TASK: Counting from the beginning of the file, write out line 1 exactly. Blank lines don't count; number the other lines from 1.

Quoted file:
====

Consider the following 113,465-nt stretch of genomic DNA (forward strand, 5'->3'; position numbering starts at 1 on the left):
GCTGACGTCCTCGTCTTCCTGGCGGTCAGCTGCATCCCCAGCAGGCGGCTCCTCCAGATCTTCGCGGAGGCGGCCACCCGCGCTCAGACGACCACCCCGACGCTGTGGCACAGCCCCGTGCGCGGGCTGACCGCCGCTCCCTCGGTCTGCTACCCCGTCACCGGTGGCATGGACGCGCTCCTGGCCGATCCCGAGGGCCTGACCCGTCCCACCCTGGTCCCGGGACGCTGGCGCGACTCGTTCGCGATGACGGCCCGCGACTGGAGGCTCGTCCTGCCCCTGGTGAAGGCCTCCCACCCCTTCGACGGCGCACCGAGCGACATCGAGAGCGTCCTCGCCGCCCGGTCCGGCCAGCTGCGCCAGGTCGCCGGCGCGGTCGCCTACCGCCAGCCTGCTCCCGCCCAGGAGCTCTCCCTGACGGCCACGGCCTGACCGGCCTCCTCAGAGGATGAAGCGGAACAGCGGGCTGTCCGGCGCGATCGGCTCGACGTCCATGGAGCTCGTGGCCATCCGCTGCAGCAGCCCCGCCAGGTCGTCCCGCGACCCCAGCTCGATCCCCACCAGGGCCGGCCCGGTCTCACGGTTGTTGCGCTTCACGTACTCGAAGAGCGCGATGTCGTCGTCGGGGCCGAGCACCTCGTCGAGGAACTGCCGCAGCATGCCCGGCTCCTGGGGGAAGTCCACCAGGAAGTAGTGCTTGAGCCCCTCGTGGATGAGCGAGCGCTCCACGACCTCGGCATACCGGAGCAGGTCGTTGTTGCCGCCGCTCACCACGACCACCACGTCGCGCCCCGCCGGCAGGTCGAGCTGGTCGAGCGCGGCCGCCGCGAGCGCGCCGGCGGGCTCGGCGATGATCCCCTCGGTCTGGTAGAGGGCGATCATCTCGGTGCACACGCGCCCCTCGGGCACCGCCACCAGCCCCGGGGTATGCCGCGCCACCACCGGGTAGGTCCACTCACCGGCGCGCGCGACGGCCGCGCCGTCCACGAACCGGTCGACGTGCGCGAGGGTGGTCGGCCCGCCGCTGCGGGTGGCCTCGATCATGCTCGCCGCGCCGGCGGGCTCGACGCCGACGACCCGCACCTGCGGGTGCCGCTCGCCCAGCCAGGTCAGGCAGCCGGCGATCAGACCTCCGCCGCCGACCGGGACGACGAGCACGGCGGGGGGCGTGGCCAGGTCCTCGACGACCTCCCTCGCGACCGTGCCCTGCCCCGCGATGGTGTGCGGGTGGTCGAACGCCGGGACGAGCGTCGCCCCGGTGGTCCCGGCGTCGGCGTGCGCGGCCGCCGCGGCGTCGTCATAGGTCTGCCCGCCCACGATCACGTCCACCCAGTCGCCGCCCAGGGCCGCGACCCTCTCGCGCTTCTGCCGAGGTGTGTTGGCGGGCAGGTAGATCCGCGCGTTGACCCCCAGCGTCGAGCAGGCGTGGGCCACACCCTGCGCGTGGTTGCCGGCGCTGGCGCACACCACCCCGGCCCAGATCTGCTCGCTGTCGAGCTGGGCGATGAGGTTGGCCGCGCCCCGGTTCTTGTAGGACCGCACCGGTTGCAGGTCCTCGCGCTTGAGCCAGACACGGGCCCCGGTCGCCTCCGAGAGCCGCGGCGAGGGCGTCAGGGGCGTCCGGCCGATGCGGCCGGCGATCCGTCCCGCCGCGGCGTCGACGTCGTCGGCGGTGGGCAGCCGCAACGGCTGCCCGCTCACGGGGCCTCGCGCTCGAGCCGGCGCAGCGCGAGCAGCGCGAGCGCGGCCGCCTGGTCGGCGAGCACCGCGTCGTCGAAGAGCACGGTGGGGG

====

Consider the following 113,465-nt stretch of genomic DNA (forward strand, 5'->3'; position numbering starts at 1 on the left):